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Diplomacy As Theater

Attorney Andrew Cohen analyzes legal issues for CBS News and
At the United Nations Security Council Wednesday, Secretary of State Colin Powell masterfully choreographed an accessible, reasoned and relentless assault on Iraq and its role in befriending terrorists and producing and hiding weapons of mass destruction.

Powell was blunt but conversational; forceful but under control. He repeatedly emphasized that his case was based upon "facts" not "assertions." And he wove together in a seamless analytical presentation damning audio excerpts of Iraqi officials, satellite photography, real-time spy videotape, animated diagrams and material from "human sources."

The Secretary's multimedia presentation made U.N. Ambassador Adlai Stevenson's presentation to the Council during the 1962 Cuban Missile Crisis look like a first-grade art project. Don't believe me, Powell implicitly asked his colleagues, Then believe your own eyes and ears. Think we are exaggerating when we say Iraq is not complying with its obligations under U.N. Resolution 1441? Let's go to the videotape. Or the audiotape. Or the spy satellite photos. Or the animation. If this truly is a short-attention-span world, and if diplomats (like the rest of us, studies say) appreciated seeing visual proof of what they've just heard, the American presentation Wednesday was a perfect fit for its time.

Aware that diplomacy often is theatre, Powell even held up a vial of a white powdery substance -- surely not anthrax but he never actually said so -- to make the point that Iraq has never "verifiably accounted for even one teaspoon" of the thousands of pounds of the deadly toxin it once had in its possession. If the attention of Council members had waned by that point, you can bet the diplomats were jolted back into focus by the sight of that powder. Holding the vial in his right hand while holding the speech in his left, Powell in a single moment dramatically reminded Council members and the rest of the world of the challenge of keeping biological and chemical weapons away from madmen. That's textbook stuff when you want to ensure your audience is keeping its eye on the ball.

No smoking gun? So what. There are perfectly good cases proved all the time upon the foundation of circumstantial evidence; upon the linking together of irrefutable smaller pieces of proof which, taken together, create an unassailable conclusion. That's what Secretary Powell achieved Wednesday.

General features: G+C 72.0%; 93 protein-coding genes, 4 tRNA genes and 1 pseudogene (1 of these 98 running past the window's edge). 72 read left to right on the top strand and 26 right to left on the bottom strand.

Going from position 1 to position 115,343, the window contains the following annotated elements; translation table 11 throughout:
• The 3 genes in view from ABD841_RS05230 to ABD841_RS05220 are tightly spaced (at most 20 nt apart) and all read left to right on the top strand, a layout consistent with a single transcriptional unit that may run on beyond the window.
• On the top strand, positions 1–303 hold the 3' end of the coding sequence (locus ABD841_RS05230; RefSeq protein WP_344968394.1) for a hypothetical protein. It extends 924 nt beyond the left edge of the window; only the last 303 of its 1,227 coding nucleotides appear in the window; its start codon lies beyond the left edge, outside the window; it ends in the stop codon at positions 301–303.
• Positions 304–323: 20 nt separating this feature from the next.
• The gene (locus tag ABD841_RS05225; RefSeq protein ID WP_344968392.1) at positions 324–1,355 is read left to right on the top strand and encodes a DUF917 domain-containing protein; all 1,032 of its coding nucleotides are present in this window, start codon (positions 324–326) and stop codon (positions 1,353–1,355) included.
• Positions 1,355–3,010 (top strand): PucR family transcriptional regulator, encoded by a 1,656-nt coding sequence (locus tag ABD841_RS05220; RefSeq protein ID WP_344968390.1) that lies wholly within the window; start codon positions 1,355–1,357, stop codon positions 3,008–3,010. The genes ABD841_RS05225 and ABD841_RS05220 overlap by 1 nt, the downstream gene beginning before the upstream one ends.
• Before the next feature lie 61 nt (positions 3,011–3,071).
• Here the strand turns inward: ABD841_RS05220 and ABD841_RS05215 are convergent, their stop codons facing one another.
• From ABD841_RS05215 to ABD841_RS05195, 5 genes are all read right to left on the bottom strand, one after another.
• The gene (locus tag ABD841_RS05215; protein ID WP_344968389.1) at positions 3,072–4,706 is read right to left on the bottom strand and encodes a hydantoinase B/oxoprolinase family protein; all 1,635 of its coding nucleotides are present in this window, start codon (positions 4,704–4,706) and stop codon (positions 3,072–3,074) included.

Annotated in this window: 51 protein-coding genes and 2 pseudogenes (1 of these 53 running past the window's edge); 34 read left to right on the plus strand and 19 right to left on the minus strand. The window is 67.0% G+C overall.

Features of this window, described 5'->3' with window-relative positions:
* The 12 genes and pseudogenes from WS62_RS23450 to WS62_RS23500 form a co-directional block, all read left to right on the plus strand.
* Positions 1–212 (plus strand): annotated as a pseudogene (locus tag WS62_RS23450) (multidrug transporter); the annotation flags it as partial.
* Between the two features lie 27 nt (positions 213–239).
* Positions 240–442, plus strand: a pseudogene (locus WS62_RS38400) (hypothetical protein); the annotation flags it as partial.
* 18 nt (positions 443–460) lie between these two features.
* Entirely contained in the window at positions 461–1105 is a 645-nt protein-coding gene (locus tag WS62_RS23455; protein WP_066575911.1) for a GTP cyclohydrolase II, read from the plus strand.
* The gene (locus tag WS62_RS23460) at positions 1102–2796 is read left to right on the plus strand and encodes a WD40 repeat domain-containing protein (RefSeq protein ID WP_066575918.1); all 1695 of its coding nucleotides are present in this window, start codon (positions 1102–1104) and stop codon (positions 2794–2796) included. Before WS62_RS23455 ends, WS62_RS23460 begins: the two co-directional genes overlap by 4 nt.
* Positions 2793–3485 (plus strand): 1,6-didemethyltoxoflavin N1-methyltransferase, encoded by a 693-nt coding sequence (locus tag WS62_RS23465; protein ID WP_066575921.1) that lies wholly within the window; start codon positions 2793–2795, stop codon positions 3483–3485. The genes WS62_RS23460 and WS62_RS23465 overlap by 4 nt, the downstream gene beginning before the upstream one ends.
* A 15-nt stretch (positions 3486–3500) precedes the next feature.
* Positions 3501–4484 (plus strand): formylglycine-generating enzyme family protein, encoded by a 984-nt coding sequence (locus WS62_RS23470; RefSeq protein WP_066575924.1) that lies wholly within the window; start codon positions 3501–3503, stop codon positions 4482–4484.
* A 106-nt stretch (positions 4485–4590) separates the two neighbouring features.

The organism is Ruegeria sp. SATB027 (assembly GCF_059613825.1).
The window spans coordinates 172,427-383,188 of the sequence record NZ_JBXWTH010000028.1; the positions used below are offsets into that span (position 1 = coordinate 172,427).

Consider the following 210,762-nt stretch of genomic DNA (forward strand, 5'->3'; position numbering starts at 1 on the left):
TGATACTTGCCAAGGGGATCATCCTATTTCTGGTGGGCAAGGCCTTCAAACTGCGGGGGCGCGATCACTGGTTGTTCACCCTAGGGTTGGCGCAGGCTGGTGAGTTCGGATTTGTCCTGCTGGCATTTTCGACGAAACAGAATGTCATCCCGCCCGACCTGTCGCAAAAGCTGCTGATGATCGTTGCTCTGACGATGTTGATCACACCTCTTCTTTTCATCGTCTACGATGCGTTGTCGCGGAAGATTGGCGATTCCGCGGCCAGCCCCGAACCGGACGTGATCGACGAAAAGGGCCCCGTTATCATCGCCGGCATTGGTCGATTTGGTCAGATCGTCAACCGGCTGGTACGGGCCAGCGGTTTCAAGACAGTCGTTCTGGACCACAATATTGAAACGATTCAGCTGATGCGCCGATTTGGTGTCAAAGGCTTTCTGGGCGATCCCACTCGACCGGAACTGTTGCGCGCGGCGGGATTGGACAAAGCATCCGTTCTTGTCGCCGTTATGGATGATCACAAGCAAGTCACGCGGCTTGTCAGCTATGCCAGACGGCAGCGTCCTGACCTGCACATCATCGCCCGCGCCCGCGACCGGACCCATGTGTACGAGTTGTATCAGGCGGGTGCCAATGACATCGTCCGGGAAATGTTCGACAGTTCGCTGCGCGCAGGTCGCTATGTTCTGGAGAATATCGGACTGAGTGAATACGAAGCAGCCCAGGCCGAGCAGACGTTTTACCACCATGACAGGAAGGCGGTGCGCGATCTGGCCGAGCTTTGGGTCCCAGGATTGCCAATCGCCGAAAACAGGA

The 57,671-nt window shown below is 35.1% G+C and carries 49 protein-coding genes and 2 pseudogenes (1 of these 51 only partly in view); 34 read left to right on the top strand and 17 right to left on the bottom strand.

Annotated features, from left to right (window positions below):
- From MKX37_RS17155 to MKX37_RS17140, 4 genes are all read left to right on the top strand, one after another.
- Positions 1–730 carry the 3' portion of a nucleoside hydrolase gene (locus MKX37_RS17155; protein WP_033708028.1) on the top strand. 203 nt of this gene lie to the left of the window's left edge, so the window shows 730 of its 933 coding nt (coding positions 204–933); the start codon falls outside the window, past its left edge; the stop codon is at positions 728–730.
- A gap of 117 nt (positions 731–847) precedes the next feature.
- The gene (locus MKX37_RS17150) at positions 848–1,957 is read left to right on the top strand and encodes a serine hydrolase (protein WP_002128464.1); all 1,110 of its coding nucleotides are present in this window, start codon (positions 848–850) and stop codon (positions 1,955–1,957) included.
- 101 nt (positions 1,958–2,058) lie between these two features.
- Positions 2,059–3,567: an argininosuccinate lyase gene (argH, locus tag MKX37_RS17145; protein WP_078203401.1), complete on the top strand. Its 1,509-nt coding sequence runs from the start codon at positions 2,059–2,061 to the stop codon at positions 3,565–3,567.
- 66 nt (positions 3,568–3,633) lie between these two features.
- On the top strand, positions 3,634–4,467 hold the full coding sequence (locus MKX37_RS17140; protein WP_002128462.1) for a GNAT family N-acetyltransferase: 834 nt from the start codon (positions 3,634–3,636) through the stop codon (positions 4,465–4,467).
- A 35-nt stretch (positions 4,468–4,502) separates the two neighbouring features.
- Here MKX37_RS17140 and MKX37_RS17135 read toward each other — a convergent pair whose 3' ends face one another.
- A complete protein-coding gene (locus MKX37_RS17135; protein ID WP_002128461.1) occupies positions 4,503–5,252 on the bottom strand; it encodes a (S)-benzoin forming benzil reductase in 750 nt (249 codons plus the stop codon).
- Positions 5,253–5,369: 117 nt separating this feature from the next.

If he did not prove that Iraq has active weapons of mass destruction, he certainly proved that Iraq is acting like it has weapons of mass destruction. If he did not prove that Saddam Hussein and Osama bin Laden are best buddies, he certainly proved that Iraq has long-held contacts to terrorists and the will to utilize them. If he did not prove that a chemical or biological attack against the West is imminent, he certainly proved that it is increasingly possible. If he did not lay upon the Security Council's table a slam dunk case on the merits, he certainly generated enough proof of Iraq's procedural failures with respect to U.N. Resolution 1441 to make even America's most hesitant allies think twice before waiting much longer to confront Hussein.

Without a signed confession by an Iraqi official, and without a photograph of a smiling Iraqi posed with a weapon of mass destruction, Powell otherwise presented a compelling case that Iraq simply isn't coming close to living up to its international obligations. Is that enough to lead the United Nations by the nose into another resolution or even the use of force? I have no idea. Is it enough to clear away the diplomatic and political cover some of our allies have been hiding behind in the name of going slow on Iraq? Surely. Facts are stubborn things, lawyers and judges and politicians always say, and now America has given the world some damming facts about Iraq that cannot be fairly blown off by either our friends or our foes.

Obviously, America and her allies have additional classified information about Iraq that could not be publicly disclosed. But what America did disclose today is enough to make any reasonable, objective observer turn around and say to Iraq and her allies: "Yeah, what about that?" What about the incriminating audio intercepts that show Iraqi officials hiding something? What about the missile sites? What about the mobile chemical vehicles? What about the compounds? What about Iraq and his coddling of terrorists? There no longer ought to be a question of whether Iraq is complying with U.N. Resolution 1441. The only open question ought to be what the Security Council is willing to do about Iraq's failure to comply.

I don't know how the United Nations will react to Secretary Powell's dramatic speech. I bet no one really does. But if the Security Council now does nothing in the wake of Wednesday's artful presentation, we will be reminded once again that reality at the United Nations depends much more on politics and diplomacy, self-interest and self-reliance, than it does on the truth.

And I suppose in an odd way that, alone, would make this a productive day for America as it tries to rally the community of nations against a regime that clearly, undisputedly, knows more than it is telling the rest of us about its danger to the world.

By Andrew Cohen